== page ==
Amazon helped us out of that trap by letting us think long term again. So we’ve had a couple of rounds of price cuts. The Amazon credit card gives people 5% off when they shop at Whole Foods. Now Amazon Prime members are getting really, really good deals. So we’re doing a lot to throw away the whole paycheck narrative. And if the last thing I do at WF is dump that narrative, I will consider it a successful career. So they’ll be other price reductions as we go along. And that’s one of the things I love about Amazon. They’re helping us get better, they’re helping us lower our prices, are helping us be a much better company. They’re helping us fulfill our highest purpose.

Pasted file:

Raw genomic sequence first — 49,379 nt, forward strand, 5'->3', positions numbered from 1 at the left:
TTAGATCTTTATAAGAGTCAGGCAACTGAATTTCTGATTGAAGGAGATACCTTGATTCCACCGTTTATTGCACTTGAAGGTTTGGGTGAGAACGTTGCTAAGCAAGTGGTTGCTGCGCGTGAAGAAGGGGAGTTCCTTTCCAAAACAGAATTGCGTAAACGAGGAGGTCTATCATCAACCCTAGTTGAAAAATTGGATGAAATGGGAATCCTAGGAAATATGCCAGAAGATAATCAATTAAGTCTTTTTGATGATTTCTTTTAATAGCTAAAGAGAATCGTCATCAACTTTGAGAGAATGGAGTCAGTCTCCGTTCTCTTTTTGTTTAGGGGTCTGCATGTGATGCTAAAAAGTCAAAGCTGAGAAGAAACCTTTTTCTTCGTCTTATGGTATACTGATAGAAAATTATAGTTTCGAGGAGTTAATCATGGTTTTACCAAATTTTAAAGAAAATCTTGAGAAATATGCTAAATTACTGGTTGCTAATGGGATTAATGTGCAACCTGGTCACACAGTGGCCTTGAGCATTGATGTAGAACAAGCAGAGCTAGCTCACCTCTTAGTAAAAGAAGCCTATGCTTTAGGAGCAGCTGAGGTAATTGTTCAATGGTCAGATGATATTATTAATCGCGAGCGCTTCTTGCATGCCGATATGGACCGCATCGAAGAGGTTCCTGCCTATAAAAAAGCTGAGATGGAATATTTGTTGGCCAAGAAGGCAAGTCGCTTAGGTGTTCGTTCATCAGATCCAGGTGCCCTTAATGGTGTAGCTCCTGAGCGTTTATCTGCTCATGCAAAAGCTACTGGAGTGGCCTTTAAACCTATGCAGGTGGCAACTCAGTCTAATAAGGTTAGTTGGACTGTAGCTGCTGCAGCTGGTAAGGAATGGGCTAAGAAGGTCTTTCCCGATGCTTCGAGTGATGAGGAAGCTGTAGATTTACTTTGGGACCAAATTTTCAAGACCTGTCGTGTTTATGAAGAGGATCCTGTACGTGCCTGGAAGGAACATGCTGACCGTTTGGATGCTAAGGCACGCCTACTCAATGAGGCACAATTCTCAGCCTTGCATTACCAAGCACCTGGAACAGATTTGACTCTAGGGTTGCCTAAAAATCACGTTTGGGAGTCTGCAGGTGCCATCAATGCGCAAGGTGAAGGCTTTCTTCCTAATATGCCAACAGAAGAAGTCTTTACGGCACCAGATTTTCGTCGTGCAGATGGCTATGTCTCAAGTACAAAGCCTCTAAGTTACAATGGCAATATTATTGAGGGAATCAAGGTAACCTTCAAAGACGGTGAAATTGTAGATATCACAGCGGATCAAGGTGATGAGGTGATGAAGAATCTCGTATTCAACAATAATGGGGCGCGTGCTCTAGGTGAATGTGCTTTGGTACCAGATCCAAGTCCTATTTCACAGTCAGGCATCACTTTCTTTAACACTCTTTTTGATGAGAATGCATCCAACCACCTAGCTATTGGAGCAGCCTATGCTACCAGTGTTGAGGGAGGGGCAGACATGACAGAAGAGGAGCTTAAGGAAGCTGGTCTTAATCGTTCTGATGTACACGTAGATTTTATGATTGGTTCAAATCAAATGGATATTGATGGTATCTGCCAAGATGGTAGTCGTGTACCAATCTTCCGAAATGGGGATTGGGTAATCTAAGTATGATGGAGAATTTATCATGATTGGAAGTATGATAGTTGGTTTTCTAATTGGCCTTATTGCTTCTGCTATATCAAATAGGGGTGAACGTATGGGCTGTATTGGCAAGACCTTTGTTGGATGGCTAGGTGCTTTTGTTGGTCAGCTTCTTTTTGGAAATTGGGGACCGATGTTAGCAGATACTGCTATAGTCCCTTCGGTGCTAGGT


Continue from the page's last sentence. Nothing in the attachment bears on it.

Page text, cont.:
TO: That’s something I very much appreciate, and I think my audience at Plant-Based on a Budget really appreciates. I go in there and I show how cheap those bananas are, really great prices.
About a decade ago you decided to stop taking a paycheck from Whole Foods and to donate your stock portfolio. Why did you feel that was important at the time, and do you ever have regrets about it? Do you ever think, I could have had more cash to engage in personal philanthropy and impact investing?